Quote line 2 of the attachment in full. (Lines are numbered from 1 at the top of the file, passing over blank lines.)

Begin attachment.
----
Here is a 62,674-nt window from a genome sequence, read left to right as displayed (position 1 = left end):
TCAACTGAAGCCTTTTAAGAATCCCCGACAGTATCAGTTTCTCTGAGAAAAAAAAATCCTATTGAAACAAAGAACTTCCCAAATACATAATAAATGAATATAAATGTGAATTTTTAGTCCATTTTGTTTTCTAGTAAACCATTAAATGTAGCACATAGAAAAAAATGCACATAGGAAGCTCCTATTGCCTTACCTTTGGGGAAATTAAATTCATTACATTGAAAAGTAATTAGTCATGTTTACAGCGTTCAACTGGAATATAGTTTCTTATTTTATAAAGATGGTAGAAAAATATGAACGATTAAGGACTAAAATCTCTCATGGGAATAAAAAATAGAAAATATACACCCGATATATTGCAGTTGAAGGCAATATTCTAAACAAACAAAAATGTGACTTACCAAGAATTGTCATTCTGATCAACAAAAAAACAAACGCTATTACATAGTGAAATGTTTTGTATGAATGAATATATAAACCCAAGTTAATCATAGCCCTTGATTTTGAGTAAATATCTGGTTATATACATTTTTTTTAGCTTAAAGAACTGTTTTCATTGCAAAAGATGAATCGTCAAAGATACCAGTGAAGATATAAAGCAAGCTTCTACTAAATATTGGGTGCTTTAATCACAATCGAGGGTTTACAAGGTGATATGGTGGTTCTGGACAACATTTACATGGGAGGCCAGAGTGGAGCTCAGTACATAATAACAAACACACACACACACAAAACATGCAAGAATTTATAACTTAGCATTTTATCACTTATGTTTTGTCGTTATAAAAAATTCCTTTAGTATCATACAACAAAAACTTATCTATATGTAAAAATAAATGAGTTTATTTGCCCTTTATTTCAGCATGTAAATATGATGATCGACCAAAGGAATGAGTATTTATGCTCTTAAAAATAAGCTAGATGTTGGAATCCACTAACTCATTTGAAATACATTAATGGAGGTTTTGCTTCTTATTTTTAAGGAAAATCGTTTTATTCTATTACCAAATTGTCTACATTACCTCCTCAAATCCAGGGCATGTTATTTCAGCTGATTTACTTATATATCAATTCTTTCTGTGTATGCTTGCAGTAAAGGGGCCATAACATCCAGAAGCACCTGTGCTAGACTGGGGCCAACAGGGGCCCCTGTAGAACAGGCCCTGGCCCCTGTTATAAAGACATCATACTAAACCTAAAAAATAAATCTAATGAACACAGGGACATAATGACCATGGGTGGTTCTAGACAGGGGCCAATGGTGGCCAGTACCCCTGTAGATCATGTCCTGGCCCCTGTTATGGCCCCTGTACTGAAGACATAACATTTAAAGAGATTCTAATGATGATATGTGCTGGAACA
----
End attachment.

TCAACTGAAGCCTTTTAAGAATCCCCGACAGTATCAGTTTCTCTGAGAAAAAAAAATCCTATTGAAACAAAGAACTTCCCAAATACATAATAAATGAATATAAATGTGAATTTTTAGTCCATTTTGTTTTCTAGTAAACCATTAAATGTAGCACATAGAAAAAAATGCACATAGGAAGCTCCTATTGCCTTACCTTTGGGGAAATTAAATTCATTACATTGAAAAGTAATTAGTCATGTTTACAGCGTTCAACTGGAATATAGTTTCTTATTTTATAAAGATGGTAGAAAAATATGAACGATTAAGGACTAAAATCTCTCATGGGAATAAAAAATAGAAAATATACACCCGATATATTGCAGTTGAAGGCAATATTCTAAACAAACAAAAATGTGACTTACCAAGAATTGTCATTCTGATCAACAAAAAAACAAACGCTATTACATAGTGAAATGTTTTGTATGAATGAATATATAAACCCAAGTTAATCATAGCCCTTGATTTTGAGTAAATATCTGGTTATATACATTTTTTTTAGCTTAAAGAACTGTTTTCATTGCAAAAGATGAATCGTCAAAGATACCAGTGAAGATATAAAGCAAGCTTCTACTAAATATTGGGTGCTTTAATCACAATCGAGGGTTTACAAGGTGATATGGTGGTTCTGGACAACATTTACATGGGAGGCCAGAGTGGAGCTCAGTACATAATAACAAACACACACACACACAAAACATGCAAGAATTTATAACTTAGCATTTTATCACTTATGTTTTGTCGTTATAAAAAATTCCTTTAGTATCATACAACAAAAACTTATCTATATGTAAAAATAAATGAGTTTATTTGCCCTTTATTTCAGCATGTAAATATGATGATCGACCAAAGGAATGAGTATTTATGCTCTTAAAAATAAGCTAGATGTTGGAATCCACTAACTCATTTGAAATACATTAATGGAGGTTTTGCTTCTTATTTTTAAGGAAAATCGTTTTATTCTATTACCAAATTGTCTACATTACCTCCTCAAATCCAGGGCATGTTATTTCAGCTGATTTACTTATATATCAATTCTTTCTGTGTATGCTTGCAGTAAAGGGGCCATAACATCCAGAAGCACCTGTGCTAGACTGGGGCCAACAGGGGCCCCTGTAGAACAGGCCCTGGCCCCTGTTATAAAGACATCATACTAAACCTAAAAAATAAATCTAATGAACACAGGGACATAATGACCATGGGTGGTTCTAGACAGGGGCCAATGGTGGCCAGTACCCCTGTAGATCATGTCCTGGCCCCTGTTATGGCCCCTGTACTGAAGACATAACATTTAAAGAGATTCTAATGATGATATGTGCTGGAACA